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Get your own Ilford HP5 to experiment from Amazon: Ilford HP5 35mm Film (affliate link)

I have been pushing HP5 from 400 to 1600 for a while now. I finally decided to see how it would react to 3 stops underexposure. Turns out it handles it pretty well. The grain is pleasing and the blacks are inky. The contrast is manageable when there is a lot of available light. If you have a roll laying around I highly recommend cranking the ISO on your meter (in camera or external) to 3200 and get going.


What does it mean to “push” film. Does it give you the same flexibility as digital? Nope. Here is a little background if you are new to film. If you already have a handle on this, feel free to skip the next paragraph.


Film Speed


When it comes to shooting film, each film stock has an ISO rating, it’s speed, that lets the photographer know how sensitive the film is to light. There is an inverse relationship between the number and the amount of light the film needs and grain size. The smaller the number the more light you need the larger the number the less light you need. A good rule of thumb is this ISO 0-200 should have lots of light, like a bright sunny day outdoors. ISO 400-800 can be used on a cloudy day or evening/indoors with lights on. ISO 1600-3200 can be used in the “dark” like a club concert or low light situations. There may be film rated above 3200, but I don’t know that I have seen it before.


The thing to remember is the higher the ISO the more pronounced the grain in the image will be. Different film stocks handle the grain in high ISO film differently. I find the I like the grain structure of Ilford HP5 and Delta. Kodak Tri-X is another good option.


Pushing Film


Pushing film simply means to underexpose the film. Film has a really wide exposure latitude, negative films anyways, and can handle being underexposed by as much as 3 stops and overexposed, pulled, by 2 at least. These are just general guidelines, feel free to experiment.


So how do you push film? The easiest way is to load the film in your camera and set the ISO on the camera to whatever ISO you want to shoot with. It’s easier with older, mechanical cameras, it can be done with newer DX coded cameras, you can usually set the ISO via a menu or button.


Setting the ISO to something other than box speed or the speed the film is rated for, tells the light meter to read for that ISO speed. This will allow for exposure at small apertures and faster shutter speeds in light lower than you would be able to shoot at a box rated speed. Once you start shooting at a given ISO you have to stick with that for the rest of the roll. You should not change your ISO mid roll. The film will not develop the way you want it too.


The photographer should be careful to meter the scene correctly. Since underexposing will almost always leave the shadows and dark areas totally black or way underexposed. It’s best to aim for midtones to get the correct exposure. If you want to lose the shadow detail then meter for the highlights. If there is a lot of dark areas in the photo there will be more grain in that part of the image. If grain bothers you, film is probably not for you.

Get your own Ilford HP5 to experiment from Amazon: Ilford HP5 35mm Film (affliate link)



Color vs Black and White


Color negative film can be pushed also. I have not had as much luck with this since home development for C-41 color film is a one time for all speeds process. I tried pushing some Portra 400 to 800 and developed as normal and it was not good. I should have developed a little longer. A good lab should be able to handle this for you, but you will need to let them know you pushed the film.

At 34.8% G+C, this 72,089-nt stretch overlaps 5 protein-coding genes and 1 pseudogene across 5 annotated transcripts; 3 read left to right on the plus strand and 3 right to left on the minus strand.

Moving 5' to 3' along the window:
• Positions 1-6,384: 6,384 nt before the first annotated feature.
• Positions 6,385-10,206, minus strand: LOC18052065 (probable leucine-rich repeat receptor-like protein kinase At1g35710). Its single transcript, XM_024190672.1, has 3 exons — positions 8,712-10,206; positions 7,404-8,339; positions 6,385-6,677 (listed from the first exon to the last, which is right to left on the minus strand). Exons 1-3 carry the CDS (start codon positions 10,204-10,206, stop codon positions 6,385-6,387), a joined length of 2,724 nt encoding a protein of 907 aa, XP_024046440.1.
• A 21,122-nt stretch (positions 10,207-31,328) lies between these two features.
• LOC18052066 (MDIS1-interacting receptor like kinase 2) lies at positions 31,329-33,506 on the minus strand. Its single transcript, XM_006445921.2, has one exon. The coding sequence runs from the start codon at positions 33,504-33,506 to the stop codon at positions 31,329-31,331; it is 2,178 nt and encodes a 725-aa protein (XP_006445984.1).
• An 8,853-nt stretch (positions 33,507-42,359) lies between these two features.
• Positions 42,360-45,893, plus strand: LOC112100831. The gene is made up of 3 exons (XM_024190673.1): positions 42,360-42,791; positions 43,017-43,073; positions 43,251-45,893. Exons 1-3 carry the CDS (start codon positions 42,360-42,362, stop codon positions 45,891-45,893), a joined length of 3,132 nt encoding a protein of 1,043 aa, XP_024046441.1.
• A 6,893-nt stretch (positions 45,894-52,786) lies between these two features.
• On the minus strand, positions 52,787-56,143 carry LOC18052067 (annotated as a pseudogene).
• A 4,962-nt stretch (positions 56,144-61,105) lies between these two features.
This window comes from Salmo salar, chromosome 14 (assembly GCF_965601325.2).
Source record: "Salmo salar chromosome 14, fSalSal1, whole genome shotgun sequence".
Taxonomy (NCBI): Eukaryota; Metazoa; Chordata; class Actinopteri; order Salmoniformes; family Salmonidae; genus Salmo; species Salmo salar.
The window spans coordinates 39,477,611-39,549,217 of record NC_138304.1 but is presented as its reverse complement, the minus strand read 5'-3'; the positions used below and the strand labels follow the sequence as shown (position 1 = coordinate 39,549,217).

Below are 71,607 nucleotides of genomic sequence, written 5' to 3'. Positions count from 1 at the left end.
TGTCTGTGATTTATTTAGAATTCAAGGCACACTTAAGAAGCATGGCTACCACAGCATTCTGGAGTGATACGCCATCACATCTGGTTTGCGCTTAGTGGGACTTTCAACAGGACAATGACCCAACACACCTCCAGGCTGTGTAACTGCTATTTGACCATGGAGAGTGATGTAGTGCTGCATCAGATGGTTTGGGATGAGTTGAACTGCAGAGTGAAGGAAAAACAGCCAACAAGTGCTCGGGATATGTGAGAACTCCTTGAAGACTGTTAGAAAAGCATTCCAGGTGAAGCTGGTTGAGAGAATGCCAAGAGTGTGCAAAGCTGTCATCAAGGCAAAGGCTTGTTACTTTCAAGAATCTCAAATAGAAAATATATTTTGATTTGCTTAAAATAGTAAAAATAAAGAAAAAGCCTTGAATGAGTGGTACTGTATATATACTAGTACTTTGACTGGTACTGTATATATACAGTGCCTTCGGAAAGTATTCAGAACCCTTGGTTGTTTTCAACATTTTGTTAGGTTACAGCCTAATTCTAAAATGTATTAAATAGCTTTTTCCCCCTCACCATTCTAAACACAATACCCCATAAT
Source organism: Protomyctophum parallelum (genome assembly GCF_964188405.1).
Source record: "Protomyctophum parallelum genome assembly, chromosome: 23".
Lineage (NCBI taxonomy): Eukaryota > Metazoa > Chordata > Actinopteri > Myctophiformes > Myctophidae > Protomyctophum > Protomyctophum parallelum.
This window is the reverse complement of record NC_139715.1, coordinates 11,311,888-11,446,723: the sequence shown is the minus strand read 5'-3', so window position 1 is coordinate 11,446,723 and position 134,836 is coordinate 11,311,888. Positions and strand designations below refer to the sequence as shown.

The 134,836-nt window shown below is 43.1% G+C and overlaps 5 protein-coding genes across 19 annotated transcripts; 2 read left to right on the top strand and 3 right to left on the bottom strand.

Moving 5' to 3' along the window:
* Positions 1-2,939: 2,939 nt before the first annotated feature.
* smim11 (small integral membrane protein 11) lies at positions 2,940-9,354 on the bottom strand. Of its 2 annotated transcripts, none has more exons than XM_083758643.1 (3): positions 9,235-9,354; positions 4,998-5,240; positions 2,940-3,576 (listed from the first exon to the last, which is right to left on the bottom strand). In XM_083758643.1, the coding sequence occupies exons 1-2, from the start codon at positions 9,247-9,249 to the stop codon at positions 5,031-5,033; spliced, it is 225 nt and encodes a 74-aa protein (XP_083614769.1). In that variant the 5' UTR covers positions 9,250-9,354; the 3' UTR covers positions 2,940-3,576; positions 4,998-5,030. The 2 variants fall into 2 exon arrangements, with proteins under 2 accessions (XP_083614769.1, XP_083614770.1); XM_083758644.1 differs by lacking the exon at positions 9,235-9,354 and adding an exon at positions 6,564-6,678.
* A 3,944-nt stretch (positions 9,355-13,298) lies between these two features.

With developing black and white at home, it’s a little easier. You just develop the film at the speed you shot it at and adjust the time accordingly. The higher the ISO the longer the film needs to be in the developer. When I pushed the 400 to 3200 I had to use a stronger dilution of developer chemicals to keep the time reasonable.


Developing Pushed Film at Home


Here was my process using Ilford HC Developer. Ilford Rapid Fixer and Kodak HypoClear Rinse. I develop in a 2 reel Patterson tank like this one:


Patterson Universal Developing Tank (Amazon Affiliate Link)


Start with the developer mixed at a 1:15 dilution. (40ml of HC Developer to 560ml of 68 degree F water)


Development Time: 11:00 minutes (agitate for the first 30 seconds then every minute after that for 10 seconds – gently)


Stop Bath: 1 minute with 68 degree tap water with a little light agitation


Rapid Fixer: 5 minutes at room temp: I have this premixed and just pour in enough to cover the reels


(Film is light proof at this point)


Hypo Clear: 2 minutes – I have a gallon jug of this, I use 120ml of fixer to 480ml of water


Final Wash: 10 minutes of running 68 degree water


If you choose to send your film to a lab to be developed, let them know that you pushed the film so they can adjust their development process accordingly. If you don’t you will find some pretty unusable images on your negatives.


Photo Examples:


I shot these with my Nikon F3 and the Nikon Nikkor 50mm 1.8 AI-s lens. Ilford HP5 400 pushed to 3200 developed in Ilford HC by me.

Get your own Ilford HP5 to experiment from Amazon: Ilford HP5 35mm Film (affliate link)





Will pushing film give you the exposure latitude of a digital camera? No. But it is one more thing to add as you explore film photography. It’s a great look to experiment with until you get comfortable with it. I look forwarding to seeing your results. Feel free to tag me on Instagram or leave me a link in the comments.

You can get your own Ilford HP5 to experiment with at Amazon (affiliate link, I get a small commission)

Get your own Ilford HP5 to experiment from Amazon: Ilford HP5 35mm Film (affliate link)